Facebook is piloting a Satire tag for fake news stories in the newsfeed, Ars Technica reports.
“We received feedback that people wanted a clearer way to distinguish satirical articles from others in these units,” a Facebook representative apparently told Ars Technica.
According to the report, the company has been piloting the tag for a month and is applying it to more outlets than just the Internet’s favorite satirical news site, The Onion. No word on if it will become official policy or what news sites will be affected.
We may all laugh and point fingers at the supposedly gullible users who can’t tell the difference between an Onion story and one from a credible outlet. But, parody sites have pranked some of the most venerable media outlets to date.
The Washington Post fell for a prank story about Sarah Palin joining the Al Jazeera network. In one of the most embarrassing corrections in the newspaper’s history, they wrote “CORRECTION: An earlier version of this post incorrectly reported that Sarah Palin planned to contribute to the Al Jazeera America news network.”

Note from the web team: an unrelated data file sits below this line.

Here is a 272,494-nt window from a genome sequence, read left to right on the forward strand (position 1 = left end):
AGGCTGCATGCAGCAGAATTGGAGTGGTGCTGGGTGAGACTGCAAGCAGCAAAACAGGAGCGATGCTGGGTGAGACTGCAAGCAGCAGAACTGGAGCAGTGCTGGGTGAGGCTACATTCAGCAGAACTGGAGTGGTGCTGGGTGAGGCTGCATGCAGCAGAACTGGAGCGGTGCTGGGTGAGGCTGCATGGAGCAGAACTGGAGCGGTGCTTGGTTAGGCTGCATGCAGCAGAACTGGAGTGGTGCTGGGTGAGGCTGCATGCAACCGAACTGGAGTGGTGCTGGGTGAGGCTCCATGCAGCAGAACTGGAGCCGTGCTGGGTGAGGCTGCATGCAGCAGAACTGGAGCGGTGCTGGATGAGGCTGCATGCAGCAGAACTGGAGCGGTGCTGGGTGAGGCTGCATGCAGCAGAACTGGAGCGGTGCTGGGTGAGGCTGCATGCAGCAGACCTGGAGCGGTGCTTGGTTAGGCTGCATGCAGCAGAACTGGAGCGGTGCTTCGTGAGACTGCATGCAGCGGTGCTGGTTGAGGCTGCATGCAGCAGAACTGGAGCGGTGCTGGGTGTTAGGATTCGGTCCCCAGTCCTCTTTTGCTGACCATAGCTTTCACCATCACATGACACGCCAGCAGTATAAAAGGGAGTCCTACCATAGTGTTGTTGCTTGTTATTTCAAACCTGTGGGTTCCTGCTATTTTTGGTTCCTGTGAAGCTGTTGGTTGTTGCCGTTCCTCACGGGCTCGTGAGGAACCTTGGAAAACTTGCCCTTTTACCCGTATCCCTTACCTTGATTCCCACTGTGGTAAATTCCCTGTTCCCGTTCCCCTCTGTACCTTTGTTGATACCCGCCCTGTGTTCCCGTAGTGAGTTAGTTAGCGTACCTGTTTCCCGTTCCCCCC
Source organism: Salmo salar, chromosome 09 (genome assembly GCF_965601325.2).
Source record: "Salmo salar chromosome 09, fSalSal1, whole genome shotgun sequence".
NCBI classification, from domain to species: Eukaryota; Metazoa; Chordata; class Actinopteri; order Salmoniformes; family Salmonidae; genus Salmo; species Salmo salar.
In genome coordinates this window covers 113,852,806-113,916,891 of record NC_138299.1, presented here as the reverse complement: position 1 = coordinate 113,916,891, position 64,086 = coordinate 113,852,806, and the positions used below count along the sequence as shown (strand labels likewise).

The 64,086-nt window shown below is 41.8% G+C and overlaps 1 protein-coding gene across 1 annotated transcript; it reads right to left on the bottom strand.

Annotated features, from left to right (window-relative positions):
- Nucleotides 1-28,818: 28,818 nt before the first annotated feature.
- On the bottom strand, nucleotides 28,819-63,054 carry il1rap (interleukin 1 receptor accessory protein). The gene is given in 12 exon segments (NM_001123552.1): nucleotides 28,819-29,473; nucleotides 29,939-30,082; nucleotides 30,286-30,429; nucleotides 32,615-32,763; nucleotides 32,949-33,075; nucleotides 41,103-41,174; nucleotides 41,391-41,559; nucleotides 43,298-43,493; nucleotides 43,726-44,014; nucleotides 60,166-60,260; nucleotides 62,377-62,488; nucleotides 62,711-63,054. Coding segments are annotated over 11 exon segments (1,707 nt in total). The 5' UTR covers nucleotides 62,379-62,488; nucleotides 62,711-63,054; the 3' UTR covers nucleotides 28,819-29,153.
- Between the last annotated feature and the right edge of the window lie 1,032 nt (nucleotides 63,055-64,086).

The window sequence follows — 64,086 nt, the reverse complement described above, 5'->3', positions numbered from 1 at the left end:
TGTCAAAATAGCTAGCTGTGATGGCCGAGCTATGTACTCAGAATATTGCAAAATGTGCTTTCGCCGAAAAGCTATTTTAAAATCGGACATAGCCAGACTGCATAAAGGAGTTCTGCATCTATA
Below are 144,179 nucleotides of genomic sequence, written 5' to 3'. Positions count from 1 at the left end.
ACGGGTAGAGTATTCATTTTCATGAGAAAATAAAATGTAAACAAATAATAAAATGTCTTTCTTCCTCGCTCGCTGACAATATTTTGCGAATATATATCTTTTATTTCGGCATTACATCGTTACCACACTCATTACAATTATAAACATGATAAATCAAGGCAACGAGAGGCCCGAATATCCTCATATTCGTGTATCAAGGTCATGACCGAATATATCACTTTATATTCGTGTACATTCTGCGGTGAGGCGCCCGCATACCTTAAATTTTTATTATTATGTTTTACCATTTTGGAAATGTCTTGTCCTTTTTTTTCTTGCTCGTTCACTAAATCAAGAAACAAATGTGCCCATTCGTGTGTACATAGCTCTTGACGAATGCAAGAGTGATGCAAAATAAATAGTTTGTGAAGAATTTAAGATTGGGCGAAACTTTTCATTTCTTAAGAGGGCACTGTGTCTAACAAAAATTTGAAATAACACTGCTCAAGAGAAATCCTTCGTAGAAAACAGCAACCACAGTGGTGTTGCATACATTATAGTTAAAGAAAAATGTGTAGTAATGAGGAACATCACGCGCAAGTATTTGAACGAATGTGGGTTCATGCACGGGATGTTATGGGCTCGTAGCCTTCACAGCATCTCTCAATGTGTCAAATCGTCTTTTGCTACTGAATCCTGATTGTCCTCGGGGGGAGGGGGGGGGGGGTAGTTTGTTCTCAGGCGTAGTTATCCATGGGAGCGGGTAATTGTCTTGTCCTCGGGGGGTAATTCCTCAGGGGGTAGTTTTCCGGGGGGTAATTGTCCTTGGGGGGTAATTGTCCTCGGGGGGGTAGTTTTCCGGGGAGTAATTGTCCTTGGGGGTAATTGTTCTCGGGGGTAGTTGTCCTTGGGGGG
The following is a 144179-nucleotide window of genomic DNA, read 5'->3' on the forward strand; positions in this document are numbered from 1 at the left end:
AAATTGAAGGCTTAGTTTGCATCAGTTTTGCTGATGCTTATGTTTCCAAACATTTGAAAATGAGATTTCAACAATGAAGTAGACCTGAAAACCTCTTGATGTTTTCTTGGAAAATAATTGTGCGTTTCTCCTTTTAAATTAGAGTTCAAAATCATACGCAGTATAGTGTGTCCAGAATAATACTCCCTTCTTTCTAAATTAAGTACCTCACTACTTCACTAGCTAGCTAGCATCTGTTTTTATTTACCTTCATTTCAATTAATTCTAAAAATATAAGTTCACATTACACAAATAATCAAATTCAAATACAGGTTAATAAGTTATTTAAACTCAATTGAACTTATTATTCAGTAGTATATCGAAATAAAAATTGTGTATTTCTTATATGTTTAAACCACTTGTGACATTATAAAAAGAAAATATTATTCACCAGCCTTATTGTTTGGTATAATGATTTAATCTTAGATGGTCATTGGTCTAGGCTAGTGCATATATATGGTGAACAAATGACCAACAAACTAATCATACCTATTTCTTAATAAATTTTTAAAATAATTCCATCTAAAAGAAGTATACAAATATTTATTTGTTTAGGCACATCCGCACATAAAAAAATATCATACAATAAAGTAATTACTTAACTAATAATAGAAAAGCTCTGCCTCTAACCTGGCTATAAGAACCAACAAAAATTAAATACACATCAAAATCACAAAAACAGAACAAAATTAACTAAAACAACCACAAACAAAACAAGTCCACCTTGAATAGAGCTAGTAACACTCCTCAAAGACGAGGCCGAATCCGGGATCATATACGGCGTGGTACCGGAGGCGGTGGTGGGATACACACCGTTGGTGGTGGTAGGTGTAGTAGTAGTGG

Successful prank website The Daily Current has built an entire business around fooling the public and occasionally the intellectual elite. But it’s not always professional pranksters.
Much of the Internet, including Stephen Colbert, got swept up with the Tacocopter hoax, a drone food delivery service made up by some savvy amateurs.
“The Tacocopter site, which has been up since last July but only in the past few days has garnered media attention, has been liked on Facebook more than 14,000 times, and retweeted close to 4,000 times,” reported Wired.
So, snobby Tweeters can throw snark all they want at this policy, but I think it’s humbling to admit that many — if not most — of us have been caught up by a fake story.
Now, we can argue whether it’s Facebook’s role to be Dr. Buzzkillington on a good joke; but, that’s an entirely different question.
Facebook is the world’s largest social network, with over 1.15 billion monthly active users.
Facebook was founded by Mark Zuckerberg in February 2004, initially as an exclusive network for Harvard students. It was a huge hit: in 2 w... read more »
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